With more diverse prepared food offerings, many c-stores are making menu magic
Hanging high overhead in many a c-store swings a super sign of the times â its very own prepared foods menu board. Of course, sometimes that menu board is proverbial, but no matter â it's the more diverse and more unique fresh food offering that counts.
For Corpus Christi, Texas-based Stripes LLC, having its own prepared foods menu selection is what Steven DeSutter, president and CEO, called âa game changer in customer acceptanceâ for the chain of 500-plus convenience stores. âIt's our greatest loyalty program,â he told Convenience Store News.
At the close of 2010, the chain expected to sell over 32 million tacos. âWe're averaging over 200,000 food items per day right now,â DeSutter maintained in December. âAnd that's really food. We don't count fountain or coffee in those numbers.â
The chain's primary food platform is authentic Mexican. âWe think of local taquerias as top in our competitive set, so our food has to be made the right way and at a better price,â Conrado Saldivar, senior director of foodservice operations explained. âIt has to be quick, too.â
As DeSutter mentioned, the loyalty generated has proven to be the biggest benefit for Stripes having its own food program.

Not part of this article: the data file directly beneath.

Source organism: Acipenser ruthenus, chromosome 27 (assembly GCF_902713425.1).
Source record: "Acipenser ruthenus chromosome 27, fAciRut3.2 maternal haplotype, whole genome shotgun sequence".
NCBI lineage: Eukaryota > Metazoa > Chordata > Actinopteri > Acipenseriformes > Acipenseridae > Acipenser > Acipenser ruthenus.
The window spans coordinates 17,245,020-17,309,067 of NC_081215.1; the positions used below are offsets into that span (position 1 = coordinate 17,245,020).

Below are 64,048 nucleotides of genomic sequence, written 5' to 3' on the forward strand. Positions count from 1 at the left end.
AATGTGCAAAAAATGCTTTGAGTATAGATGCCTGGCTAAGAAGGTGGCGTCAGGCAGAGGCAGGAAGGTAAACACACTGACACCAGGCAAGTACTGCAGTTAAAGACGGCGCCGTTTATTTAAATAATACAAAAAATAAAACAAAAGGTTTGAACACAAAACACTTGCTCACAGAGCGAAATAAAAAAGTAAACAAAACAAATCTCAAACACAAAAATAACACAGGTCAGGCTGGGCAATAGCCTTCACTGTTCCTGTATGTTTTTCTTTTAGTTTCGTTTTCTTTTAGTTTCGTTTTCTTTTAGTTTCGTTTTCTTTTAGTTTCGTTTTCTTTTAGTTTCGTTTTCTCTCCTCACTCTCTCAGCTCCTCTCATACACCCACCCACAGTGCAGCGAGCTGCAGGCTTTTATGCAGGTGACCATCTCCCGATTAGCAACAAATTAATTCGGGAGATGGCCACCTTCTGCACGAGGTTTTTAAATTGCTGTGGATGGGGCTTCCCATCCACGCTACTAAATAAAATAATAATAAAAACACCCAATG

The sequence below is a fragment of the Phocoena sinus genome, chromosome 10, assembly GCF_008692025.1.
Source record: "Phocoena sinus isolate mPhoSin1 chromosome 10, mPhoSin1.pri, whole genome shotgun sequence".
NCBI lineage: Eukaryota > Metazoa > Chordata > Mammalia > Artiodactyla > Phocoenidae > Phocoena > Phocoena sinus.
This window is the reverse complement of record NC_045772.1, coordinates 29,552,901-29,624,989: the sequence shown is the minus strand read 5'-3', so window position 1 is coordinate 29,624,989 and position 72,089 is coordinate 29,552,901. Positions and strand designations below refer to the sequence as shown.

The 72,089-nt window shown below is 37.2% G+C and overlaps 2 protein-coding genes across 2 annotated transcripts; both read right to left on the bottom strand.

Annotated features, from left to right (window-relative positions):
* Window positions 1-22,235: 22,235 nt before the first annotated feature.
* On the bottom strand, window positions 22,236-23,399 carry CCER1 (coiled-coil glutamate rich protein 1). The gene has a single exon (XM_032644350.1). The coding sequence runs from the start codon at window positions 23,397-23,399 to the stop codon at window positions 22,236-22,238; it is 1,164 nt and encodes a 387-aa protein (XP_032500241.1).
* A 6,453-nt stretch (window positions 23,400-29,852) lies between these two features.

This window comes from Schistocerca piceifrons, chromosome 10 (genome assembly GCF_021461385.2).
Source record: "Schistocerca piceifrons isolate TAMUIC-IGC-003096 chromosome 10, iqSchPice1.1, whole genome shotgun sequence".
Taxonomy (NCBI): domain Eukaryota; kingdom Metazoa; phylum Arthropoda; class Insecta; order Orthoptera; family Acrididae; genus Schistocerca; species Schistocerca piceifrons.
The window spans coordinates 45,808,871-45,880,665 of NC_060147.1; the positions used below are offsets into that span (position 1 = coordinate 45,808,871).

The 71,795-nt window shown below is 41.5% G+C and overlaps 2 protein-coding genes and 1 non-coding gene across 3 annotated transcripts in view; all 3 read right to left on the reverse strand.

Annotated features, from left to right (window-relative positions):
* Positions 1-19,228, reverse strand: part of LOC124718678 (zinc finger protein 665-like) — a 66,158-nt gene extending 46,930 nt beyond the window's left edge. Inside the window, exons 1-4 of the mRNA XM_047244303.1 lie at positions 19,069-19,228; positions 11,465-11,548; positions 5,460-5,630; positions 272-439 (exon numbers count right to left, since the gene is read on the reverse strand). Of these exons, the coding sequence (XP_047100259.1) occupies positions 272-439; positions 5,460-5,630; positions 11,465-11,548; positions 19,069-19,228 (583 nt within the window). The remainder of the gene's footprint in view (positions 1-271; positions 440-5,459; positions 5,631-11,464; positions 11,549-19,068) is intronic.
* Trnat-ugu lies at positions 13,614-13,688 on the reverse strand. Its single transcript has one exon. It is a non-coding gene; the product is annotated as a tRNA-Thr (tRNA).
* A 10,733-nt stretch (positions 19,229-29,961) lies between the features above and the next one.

"We have become the fabric of breakfast for so many of our customers they stop five times a week,â explained Ben Hoffmeyer, senior category manager of foodservice. âAnd now, more and more, they come back for lunch or a beverage on the way home.â
Over 70 percent of the time, Stripes foodservice customers purchase other items, so the proprietary menu is also driving larger transactions, according to Hoffmeyer.
At United Supermarket's Taste of Market Street stores (so far with 3 locations, based in Lubbock, Texas), Chris Bridgford, director of fuel and convenience operations, referred to the chain's menu of prepared foods as âthe principle differentiator between us and competitors in this crowded segment.â He recently told CSNews that âfeedback from our guests, as well as sales results, have made it clear to us that our quality prepared food offerings are recognized and appreciated by people on the go.â